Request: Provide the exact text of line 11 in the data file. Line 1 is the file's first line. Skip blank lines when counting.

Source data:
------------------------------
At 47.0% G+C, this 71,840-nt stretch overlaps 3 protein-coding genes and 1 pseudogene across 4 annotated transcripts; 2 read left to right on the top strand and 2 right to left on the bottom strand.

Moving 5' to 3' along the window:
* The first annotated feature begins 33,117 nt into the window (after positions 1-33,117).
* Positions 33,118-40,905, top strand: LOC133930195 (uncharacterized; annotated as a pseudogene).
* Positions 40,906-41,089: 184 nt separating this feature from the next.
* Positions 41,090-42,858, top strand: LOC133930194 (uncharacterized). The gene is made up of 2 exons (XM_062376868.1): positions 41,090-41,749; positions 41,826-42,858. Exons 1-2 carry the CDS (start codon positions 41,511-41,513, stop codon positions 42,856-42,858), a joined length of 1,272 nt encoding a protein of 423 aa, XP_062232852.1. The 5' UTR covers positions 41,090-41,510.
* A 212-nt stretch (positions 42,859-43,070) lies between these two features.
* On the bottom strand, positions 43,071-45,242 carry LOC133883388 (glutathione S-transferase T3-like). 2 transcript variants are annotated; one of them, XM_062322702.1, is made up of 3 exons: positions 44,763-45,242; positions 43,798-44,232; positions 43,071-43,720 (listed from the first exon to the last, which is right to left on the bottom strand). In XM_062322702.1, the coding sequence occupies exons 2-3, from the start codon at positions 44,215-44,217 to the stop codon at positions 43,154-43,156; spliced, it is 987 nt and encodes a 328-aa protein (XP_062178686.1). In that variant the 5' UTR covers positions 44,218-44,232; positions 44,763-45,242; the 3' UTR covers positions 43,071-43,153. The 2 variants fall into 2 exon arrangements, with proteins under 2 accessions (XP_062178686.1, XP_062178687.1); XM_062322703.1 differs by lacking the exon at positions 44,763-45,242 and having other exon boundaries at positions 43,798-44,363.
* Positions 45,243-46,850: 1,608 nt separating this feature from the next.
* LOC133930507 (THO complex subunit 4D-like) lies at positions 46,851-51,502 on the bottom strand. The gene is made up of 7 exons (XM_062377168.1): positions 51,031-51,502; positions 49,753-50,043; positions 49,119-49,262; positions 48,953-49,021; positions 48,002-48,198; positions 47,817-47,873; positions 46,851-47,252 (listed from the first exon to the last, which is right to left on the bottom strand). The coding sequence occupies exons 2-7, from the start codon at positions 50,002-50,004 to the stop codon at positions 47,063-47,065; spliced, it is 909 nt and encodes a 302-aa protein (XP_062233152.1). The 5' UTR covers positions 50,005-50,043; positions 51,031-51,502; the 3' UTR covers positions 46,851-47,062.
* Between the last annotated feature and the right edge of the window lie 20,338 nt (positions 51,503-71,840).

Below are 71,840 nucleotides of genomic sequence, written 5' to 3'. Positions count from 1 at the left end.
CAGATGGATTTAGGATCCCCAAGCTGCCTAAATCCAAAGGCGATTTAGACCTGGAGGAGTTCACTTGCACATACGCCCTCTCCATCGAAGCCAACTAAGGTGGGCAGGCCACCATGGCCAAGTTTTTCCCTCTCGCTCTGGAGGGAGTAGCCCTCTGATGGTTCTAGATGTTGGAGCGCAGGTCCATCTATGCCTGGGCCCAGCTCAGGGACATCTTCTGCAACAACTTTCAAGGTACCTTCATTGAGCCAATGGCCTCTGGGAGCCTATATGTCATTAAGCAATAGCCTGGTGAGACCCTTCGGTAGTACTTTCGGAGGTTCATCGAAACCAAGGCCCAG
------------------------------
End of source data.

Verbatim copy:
* Between the last annotated feature and the right edge of the window lie 20,338 nt (positions 51,503-71,840).